Oncupinar (Turkey): Turkey said today it would not abandon thousands of Syrians stranded on its border after fleeing a major Russian-backed regime offensive, as aid agencies warned of a “desperate” situation.
Tens of thousands of people, including many women and children, have been uprooted as pro-government forces backed by intense Russian anti-rebel air strikes advance near Syria’s second city Aleppo.
“Turkey has reached the limit of its capacity to absorb the refugees,” Deputy Prime Minister Numan Kurtulmus told CNN Turk television. “But in the end, these people have nowhere else to go. Either they will die beneath the bombings… Or we will open our borders.”
“We are not in a position to tell them not to come. If we do, we would be abandoning them to their deaths.”
Turkey’s Oncupinar border crossing, which faces the Bab al-Salama frontier post inside Syria, remained closed today to thousands of refugees gathered there for a third day, an AFP reporter said. They waited desperately for the moment the gate will open, as Turkish aid trucks delivered food inside Syria.
President Recep Tayyip Erdogan said yesterday that Turkey was ready to open its gates to Syrian refugees “if necessary”.
Carrying what few belongings they still have, Syrians queued in the cold and rain in squalid camps near the border, waiting for tents being distributed by aid agencies.
Others are reportedly sleeping in the open, in fields and on roads. The medical aid agency Doctors Without Borders (MSF) said camps for displaced people in northern Aleppo province were overwhelmed.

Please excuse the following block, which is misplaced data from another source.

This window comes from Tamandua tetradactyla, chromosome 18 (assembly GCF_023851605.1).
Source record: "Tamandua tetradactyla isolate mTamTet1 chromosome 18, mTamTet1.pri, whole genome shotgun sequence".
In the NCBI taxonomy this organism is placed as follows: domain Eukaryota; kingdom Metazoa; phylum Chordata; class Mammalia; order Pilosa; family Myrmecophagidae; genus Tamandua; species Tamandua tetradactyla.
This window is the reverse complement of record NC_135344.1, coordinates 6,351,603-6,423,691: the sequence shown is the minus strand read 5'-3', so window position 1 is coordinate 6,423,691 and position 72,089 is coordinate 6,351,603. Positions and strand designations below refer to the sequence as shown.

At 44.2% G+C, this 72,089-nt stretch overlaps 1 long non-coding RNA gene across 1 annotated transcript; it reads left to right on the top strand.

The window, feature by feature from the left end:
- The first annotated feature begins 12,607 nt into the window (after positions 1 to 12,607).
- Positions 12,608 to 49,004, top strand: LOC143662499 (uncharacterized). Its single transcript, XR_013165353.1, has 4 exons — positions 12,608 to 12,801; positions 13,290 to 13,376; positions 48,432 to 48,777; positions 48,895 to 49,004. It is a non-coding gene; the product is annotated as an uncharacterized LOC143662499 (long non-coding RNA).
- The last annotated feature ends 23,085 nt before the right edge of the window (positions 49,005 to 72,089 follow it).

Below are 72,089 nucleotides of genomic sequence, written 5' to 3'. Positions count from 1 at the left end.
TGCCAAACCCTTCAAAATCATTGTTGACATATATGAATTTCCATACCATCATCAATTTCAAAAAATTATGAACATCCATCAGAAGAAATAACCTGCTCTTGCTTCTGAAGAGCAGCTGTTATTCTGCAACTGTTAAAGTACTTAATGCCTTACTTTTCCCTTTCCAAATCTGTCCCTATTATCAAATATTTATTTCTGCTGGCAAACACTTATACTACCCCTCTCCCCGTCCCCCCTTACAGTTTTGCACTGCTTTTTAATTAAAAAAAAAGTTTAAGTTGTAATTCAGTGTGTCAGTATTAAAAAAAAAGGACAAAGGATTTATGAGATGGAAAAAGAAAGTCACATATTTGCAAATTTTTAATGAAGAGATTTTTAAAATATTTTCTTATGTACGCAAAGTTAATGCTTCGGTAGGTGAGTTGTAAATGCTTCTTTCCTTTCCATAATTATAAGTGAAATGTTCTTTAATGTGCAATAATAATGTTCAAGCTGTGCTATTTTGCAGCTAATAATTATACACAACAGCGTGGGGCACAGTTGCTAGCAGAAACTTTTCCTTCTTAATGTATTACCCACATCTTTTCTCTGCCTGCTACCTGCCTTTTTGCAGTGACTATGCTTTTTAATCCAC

“From what MSF can see the situation in Azaz district is desperate, with ongoing fighting and tens of thousands of people displaced,” said Muskilda Zancada, head of the group’s Syria mission.
“We are still conducting assessments but so far have seen problems with lack of space to accommodate people, and insufficient water and sanitation in many areas.”
It said three MSF-supported hospitals had been bombed in recent days although the extent of the damage was unknown because their proximity to the front lines made access too difficult.
More than 260,000 people have died in Syria’s nearly five- year-old conflict, which involves a tangled web of mainstream rebels, Islamists, jihadists, Kurds and pro-regime forces supported by Russia and Iran.
More than half the population has been displaced and hundreds of thousands have tried to reach Europe, sometimes paying with their lives making the risky Mediterranean Sea crossing.